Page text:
10 must-visit Art Nouveau houses and mansions in Brussels

01 March 2022
Entance to the Hotel Solvay

  

At the end of the 19th century, Victor Horta broke with the dominant, traditional architectural styles in Brussels, giving birth to the iconic Art Nouveau genre. Along the streets of our capital, numerous houses and mansions bear witness to the emergence and blossoming of this unprecedented style.

Horta, Hankar, Van de Velde and other great names in Brussels architecture drew their inspiration from the organic forms of nature, sometimes with a touch of Japanese inspiration. The capital’s appearance was transformed and its facades were brought to life in magnificent fashion. To make sure you don’t miss a thing, we’ve put together a top 10 of Brussels’ unmissable Art Nouveau houses and mansions!

1. Cauchie House

Built in 1905, the Cauchie House, that dates back to 1905, was named after its original owner Paul Cauchie. Aside from its superb round window, the building's facade is magnified by the presence of several large sgraffiti, which make the building stand out and are evidence of Cauchie’s decorative talent.

Booking required. Every first weekend of the month, from 10:00 to 13:00 and from 14:00 to 17:00.

Front of the Cauchie House

2. The Musical Instrument Museum (MIM)

The Old England building – previously a shop, but now owned by the government – is a remarkable example of Art Nouveau, with its black metal structure. Although the MIM is often considered to be only this dark metal structure, the complete construction is made up of three buildings in which no less than 1100 musical instruments are on display, with more than 8,000 in total being stored.

Booking required. Tuesday to Friday, from 9:30 to 17:00. Saturday and Sunday, 10:00 - 17:00.

Inside the Museum of Musical Instruments

3. Autrique House

Autrique House, designed by Victor Horta in 1893, is the first large town house that the great architect built, almost at the same time as he designed the Hôtel Tassel. Here too the structural and decorative innovations are characteristic of Art Nouveau.

Booking required. Wednesday to Sunday, from 12:00 to 18:00.

Interior staircase of the Maison Autrique

4. The Horta Museum

The Horta Museum is housed in two connected buildings: The architect’s house and his workshop. They are the perfect examples of the peak of Art Nouveau. Both buildings were bought by the commune of Saint-Gilles in the 60s and turned into a museum which opened in 1969.

Booking required. Tuesday to Friday, from 14:00 to 17:30. Saturday and Sunday, from 11:00 to 17:30.

5. The Max Hallet House

Buit in 1903 by Victor Horta, The Max Hallet House, on the prestigious avenue Louise, is characterised by its sober facade. This simplicity isn’t just down to the logical evolution of Art Nouveau architecture around 1900, it’s also because of the building’s original purpose, which was to be both the home and office of lawyer Max Hallet.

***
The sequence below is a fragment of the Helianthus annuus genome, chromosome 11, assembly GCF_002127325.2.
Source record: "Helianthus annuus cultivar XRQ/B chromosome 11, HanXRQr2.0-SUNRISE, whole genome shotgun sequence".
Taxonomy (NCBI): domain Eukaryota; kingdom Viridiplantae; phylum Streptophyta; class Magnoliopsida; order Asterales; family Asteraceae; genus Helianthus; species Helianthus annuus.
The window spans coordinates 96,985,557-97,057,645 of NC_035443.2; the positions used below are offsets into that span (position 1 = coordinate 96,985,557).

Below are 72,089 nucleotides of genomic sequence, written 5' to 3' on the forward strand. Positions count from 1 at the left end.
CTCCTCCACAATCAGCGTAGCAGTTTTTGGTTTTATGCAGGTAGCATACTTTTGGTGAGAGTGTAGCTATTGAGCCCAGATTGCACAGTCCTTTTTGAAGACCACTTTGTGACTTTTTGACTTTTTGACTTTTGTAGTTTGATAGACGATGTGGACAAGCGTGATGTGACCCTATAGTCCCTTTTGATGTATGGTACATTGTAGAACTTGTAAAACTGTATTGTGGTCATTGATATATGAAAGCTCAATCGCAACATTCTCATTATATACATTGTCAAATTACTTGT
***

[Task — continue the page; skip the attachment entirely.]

Visits can be booked via explore.brussels.

Interior of the Max Hallet Hotel

6. The Belgian Comic Strip Center

The Belgian Comic Strip Center, a former textiles warehouse, was designed by Victor Horta for textile merchant Charles Waucquez. Bought by the government in the 80s to save it from being demolished, it now houses a centre dedicated to Belgian comic strips.

Online booking. Tuesday to Sunday, from 10:00 to 18:00.

Entrance hall of the Belgian Comic Strip Centre

7. Tassel House

Tassel House was declared a UNESCO World Heritage Site in 2000. With its audacious bow-window and remarkable light wells, this building left a lasting mark on the history of architecture.

Visits can be booked via explore.brussels.

8. Foundation Frison Horta

Foundation Frison Horta sits in the middle of Rue Lebeau and was built by Victor Horta in 1894 for Georges Frison, a renowned lawyer. It is a house that showcases nature and light down to the smallest detail. There are murals, frescoes and odes to flora and fauna on every floor. Foundation Frison Horta is a cultural institution and centre for art. It acts as a cultural bridge between east and west that fosters greater understanding and appreciation of the rich cultural traditions of India in Europe.

Guided tours by appointment only. Monday to Saturday, from 9:30 to 17:30.

Sculpture inside the Frison Horta Foundation

9. Van Eetvelde House

According to Victor Horta himself, van Eetvelde House, which was declared a UNESCO World Heritage Site in 2000, was the most daring of his entire oeuvre. The man who commissioned it, politician Edmond van Eetvelde was someone who believed in modernity and architectural innovation. He gave Horta free reign to let his artistic inspiration run wild when he commissioned him to design a home for his family.

Visits can be booked via explore.brussels.

Light wells in the Van Eetvelde House

10. Solvay House

Solvay House is regarded as one of Victor Horta’s finest works, which unsurprisingly lead it to be added to the list of UNESCO World Heritage Sites in 2003. It was commissioned by industrialist Ernest Solvay, who gave Horta an illimited budget to complete the masterpiece. Standing on the chic avenue Louise, it is a perfect example of how the well-to-do families of 19th century bourgeoisie lived.

Booking required. Thursday and Saturday, from 10:00 to 15:40.

Top Tip!

The Art Nouveau Pass lets you discover Brussels’ Art Nouveau gems at an unbeatable price. Choose 3 sites from a list of 7 emblematic constructions, like Cauchie House, the Horta Museum, Autrique House and Solvay House.

The pass is valid 6 months, to the great delight of all architecture fans!